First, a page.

TG: Takes acoustic thump to a new level with Robert egging on the proceedings with his excited performance.

20. Gallow’s Pole
Led Zeppelin III (1970)

CM: A folk borrowing turned into a vibrant crescendo: vocal and guitar introduce a gallop punctuated by Bonham’s snare, and things eventually reach a twangy plateau where Jones doubles bass and mandolin and Page plucks a banjo. This exuberance belies what happens in the story, though.

TG: Robert plays the lyrics note-perfect in that he saves his wink for the punchline.

21. Heartbreaker
Led Zeppelin II (1969)

TG: This track takes flight with Jimmy’s call-to-arms. The band shakes their moneymakers for all they are worth – much like the subject lady of the song. The only thing missing is the purple um-ber-ella of the Living Loving Maid. We’ve ruthlessly severed the conjoined classic rock twins to highlight the better half.

CM: Zeppelin’s music is identifiable on every level, from top-line vocals and guitars to a subconscious sense that one could drop the needle anywhere and recognize this foursome working together. It’s also ingrained in the sounds they produce, which gets me to the point that any indoctrinated listener can identify this song before Jimmy finishes bending the first note, whereupon the heavy merriment begins.

22. The Ocean
Houses of the Holy (1973)

CM: A crafty riff supplies the rock, a finger-snapping coda summons the roll, and I can’t be late for the Hi-Ho Helena Ball.

TG: The first time this song really made an impression on me was after a Metallica concert where we on the crowded floor stood awestruck after their performance hoping for the lights to dim again and more Justice to reign our ears. As the Metalli-cats had already played their encore, that didn't happen, but a sage soundboard person blasted The Ocean out of the house speakers. The undeniable riff somehow sated our thirst, and we dispersed in befuddled satisfaction.

23. Achilles’ Last Stand
Presence (1976)

TG: A punisher that starts with a building intro before taking off behind Bonham’s artillery blasts. Robert’s lyrics invoke kings, wings and golden things as the assault carries on nearly unabated. Indeed, the lyrics seem to be about life or at least life as “Led Zeppelin”. This band, this beast conquered the world, carrying its members far beyond the bounds of their home country. Roads girdle the globe, but a private jet emblazoned with your band name knows hardly any constraints. In essence, they did rise above the Earth and travel as warriors carrying their messages to far corners of the globe in their own version of a Trojan horse (made of metal and with wings, of course). Still, as the final lines of the song state, they felt some burden upon them – though not as great as Atlas holding up the heavens. Perhaps it was the burden of knowing that they would not stride those same heavens for very long.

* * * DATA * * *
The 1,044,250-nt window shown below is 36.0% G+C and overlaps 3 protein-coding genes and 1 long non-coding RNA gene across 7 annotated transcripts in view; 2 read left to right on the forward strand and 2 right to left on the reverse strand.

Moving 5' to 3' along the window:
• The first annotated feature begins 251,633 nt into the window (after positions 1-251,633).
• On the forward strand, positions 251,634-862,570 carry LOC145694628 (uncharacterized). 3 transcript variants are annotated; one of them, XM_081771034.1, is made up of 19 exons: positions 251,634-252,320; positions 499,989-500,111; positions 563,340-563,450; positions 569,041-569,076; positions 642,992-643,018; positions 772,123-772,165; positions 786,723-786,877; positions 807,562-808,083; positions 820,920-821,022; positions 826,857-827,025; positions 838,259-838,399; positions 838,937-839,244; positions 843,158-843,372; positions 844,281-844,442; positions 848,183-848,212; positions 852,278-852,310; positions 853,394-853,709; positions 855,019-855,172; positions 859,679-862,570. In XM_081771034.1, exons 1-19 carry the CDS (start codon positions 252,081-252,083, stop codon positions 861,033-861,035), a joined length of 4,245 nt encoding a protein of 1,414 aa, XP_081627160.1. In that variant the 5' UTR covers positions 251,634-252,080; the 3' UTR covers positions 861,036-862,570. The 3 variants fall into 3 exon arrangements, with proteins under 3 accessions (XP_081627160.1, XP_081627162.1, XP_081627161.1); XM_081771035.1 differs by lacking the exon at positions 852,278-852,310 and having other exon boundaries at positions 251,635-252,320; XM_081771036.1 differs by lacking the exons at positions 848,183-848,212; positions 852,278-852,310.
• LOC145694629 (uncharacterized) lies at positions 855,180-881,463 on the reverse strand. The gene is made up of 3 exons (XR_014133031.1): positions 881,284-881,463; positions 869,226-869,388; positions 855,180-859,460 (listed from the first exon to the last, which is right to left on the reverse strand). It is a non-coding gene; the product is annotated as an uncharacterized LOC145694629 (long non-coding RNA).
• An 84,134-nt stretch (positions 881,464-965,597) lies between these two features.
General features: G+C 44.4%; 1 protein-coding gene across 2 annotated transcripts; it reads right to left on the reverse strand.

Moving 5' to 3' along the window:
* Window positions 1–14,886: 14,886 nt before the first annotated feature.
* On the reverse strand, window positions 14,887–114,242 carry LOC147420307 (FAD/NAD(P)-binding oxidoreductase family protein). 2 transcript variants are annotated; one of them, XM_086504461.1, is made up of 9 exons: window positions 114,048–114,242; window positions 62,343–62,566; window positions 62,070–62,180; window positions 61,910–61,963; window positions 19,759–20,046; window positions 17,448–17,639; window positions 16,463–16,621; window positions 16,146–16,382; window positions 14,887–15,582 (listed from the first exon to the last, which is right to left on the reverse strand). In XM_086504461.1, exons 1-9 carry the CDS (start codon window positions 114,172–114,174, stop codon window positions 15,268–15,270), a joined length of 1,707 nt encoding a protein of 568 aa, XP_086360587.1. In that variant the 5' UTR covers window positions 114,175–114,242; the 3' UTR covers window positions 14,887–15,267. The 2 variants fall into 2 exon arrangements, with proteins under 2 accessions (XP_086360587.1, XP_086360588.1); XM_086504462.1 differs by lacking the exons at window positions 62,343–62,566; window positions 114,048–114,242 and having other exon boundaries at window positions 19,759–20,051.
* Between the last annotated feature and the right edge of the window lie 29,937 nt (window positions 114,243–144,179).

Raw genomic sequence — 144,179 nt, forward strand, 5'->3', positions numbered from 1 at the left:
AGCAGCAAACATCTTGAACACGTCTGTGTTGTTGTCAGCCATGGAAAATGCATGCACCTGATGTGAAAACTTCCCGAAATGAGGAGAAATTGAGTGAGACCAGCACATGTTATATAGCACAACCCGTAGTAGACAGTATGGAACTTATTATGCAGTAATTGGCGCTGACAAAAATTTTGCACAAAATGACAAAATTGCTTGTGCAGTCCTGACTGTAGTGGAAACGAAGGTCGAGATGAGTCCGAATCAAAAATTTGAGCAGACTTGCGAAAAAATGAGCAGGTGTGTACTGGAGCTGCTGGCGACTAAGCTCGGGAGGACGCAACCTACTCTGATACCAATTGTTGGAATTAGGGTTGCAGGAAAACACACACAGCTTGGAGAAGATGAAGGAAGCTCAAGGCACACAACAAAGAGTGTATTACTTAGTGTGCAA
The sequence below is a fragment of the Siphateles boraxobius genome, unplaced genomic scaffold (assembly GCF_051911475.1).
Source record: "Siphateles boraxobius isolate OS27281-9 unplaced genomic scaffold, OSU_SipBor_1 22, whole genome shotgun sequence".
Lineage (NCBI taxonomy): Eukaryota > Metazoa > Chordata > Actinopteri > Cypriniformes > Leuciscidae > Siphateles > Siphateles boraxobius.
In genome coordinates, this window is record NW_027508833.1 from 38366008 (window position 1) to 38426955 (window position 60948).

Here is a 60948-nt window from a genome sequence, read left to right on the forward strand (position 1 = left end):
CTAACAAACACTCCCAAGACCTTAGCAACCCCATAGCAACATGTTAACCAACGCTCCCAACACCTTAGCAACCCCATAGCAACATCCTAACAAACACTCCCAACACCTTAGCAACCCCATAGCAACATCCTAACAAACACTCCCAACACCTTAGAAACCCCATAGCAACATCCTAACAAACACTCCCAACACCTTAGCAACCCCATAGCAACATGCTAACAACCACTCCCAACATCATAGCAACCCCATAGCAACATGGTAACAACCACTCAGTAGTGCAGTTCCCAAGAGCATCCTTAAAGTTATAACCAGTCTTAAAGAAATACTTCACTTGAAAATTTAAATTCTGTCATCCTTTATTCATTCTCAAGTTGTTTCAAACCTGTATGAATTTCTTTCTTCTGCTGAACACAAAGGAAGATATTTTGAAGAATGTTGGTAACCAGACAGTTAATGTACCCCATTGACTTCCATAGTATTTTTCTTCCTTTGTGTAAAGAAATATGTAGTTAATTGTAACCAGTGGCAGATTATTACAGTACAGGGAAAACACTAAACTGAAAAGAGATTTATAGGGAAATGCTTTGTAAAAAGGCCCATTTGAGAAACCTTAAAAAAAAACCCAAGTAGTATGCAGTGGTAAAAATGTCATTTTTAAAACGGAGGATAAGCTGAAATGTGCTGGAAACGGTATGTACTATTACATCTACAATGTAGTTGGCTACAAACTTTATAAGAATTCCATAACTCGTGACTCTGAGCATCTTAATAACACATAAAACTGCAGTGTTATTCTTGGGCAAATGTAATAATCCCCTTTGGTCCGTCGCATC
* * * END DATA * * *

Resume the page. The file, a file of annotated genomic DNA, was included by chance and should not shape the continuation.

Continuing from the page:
CM: Occasional tedious passages don’t derail what one must call an epic by Zep standards, given the running time, Page’s guitar “army” in force, and Plant’s oration of whatever fantasy plot he’s devised. It also might be their most strongly propelled song, thanks to Bonham’s forward movement and Jonesy’s 8-string bass.

With the cupboard-clearing of Graffiti done, Zeppelin started from scratch for Presence, one reason it always feels fresh to me. To begin that record with “Achilles” was pretty daring given its unrelenting force, and maybe that boosts the track’s larger reputation.

24. Four Sticks
Led Zeppelin IV (1971)

CM: A mesmeric vamp sets up a higher plane where “owls cry in the night” and worldly inspirations come into play. Apart from the personal buzz I receive from it, I’m fascinated by “Sticks” because its origin seems so mysterious – was there an initial spark (like the 5/4 vamp) that accumulated other ideas, or did a thumbnail of the whole song exist from the start? I can only name “Friends” as a precedent for what happens here.

TG: I almost forgot about “Four Sticks”. How does one do that? Maybe because of its position between the weaker sisters of “Misty Mountain Hop” and “Going To California”? But I’ll take “Sticks” over those two, “Evermore” and “Rock And Roll” any day of the week. People point to IV/Runes/Zoso as Zeppelin’s best album, and that’s likely because “Stairway” and “Levee” are such standout tracks. What IV does have going for it is variety, and the album is enjoyable because of that. It’s a balance of acoustic and electric where III tilted more toward the acoustic (not to any demerit).